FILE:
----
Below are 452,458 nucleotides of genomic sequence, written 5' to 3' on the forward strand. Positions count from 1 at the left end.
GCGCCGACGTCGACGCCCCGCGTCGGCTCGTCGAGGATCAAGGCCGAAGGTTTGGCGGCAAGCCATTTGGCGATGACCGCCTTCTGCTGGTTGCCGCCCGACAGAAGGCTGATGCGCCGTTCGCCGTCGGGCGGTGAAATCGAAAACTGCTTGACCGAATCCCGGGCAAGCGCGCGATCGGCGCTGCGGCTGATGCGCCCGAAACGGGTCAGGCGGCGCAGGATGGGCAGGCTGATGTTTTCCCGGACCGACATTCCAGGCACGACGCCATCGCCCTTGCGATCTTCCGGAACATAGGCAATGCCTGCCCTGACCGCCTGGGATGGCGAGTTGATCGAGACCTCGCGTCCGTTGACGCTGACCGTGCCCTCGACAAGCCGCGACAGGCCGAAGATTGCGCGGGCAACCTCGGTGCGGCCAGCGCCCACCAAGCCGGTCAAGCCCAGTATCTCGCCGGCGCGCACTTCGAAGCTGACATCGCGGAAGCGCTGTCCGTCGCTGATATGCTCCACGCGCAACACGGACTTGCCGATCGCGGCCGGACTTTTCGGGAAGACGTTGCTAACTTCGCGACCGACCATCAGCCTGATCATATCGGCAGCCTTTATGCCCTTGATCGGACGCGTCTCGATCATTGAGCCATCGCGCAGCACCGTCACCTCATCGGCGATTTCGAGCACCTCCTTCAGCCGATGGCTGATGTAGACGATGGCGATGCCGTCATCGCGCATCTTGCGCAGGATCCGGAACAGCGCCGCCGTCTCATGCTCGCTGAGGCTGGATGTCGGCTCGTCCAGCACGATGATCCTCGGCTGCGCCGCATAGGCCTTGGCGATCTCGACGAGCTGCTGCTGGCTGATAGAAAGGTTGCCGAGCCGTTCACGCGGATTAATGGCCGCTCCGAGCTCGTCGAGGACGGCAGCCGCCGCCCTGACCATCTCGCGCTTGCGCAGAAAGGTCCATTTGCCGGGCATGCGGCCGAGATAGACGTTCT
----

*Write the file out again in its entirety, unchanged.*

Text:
Below are 452,458 nucleotides of genomic sequence, written 5' to 3' on the forward strand. Positions count from 1 at the left end.
GCGCCGACGTCGACGCCCCGCGTCGGCTCGTCGAGGATCAAGGCCGAAGGTTTGGCGGCAAGCCATTTGGCGATGACCGCCTTCTGCTGGTTGCCGCCCGACAGAAGGCTGATGCGCCGTTCGCCGTCGGGCGGTGAAATCGAAAACTGCTTGACCGAATCCCGGGCAAGCGCGCGATCGGCGCTGCGGCTGATGCGCCCGAAACGGGTCAGGCGGCGCAGGATGGGCAGGCTGATGTTTTCCCGGACCGACATTCCAGGCACGACGCCATCGCCCTTGCGATCTTCCGGAACATAGGCAATGCCTGCCCTGACCGCCTGGGATGGCGAGTTGATCGAGACCTCGCGTCCGTTGACGCTGACCGTGCCCTCGACAAGCCGCGACAGGCCGAAGATTGCGCGGGCAACCTCGGTGCGGCCAGCGCCCACCAAGCCGGTCAAGCCCAGTATCTCGCCGGCGCGCACTTCGAAGCTGACATCGCGGAAGCGCTGTCCGTCGCTGATATGCTCCACGCGCAACACGGACTTGCCGATCGCGGCCGGACTTTTCGGGAAGACGTTGCTAACTTCGCGACCGACCATCAGCCTGATCATATCGGCAGCCTTTATGCCCTTGATCGGACGCGTCTCGATCATTGAGCCATCGCGCAGCACCGTCACCTCATCGGCGATTTCGAGCACCTCCTTCAGCCGATGGCTGATGTAGACGATGGCGATGCCGTCATCGCGCATCTTGCGCAGGATCCGGAACAGCGCCGCCGTCTCATGCTCGCTGAGGCTGGATGTCGGCTCGTCCAGCACGATGATCCTCGGCTGCGCCGCATAGGCCTTGGCGATCTCGACGAGCTGCTGCTGGCTGATAGAAAGGTTGCCGAGCCGTTCACGCGGATTAATGGCCGCTCCGAGCTCGTCGAGGACGGCAGCCGCCGCCCTGACCATCTCGCGCTTGCGCAGAAAGGTCCATTTGCCGGGCATGCGGCCGAGATAGACGTTCT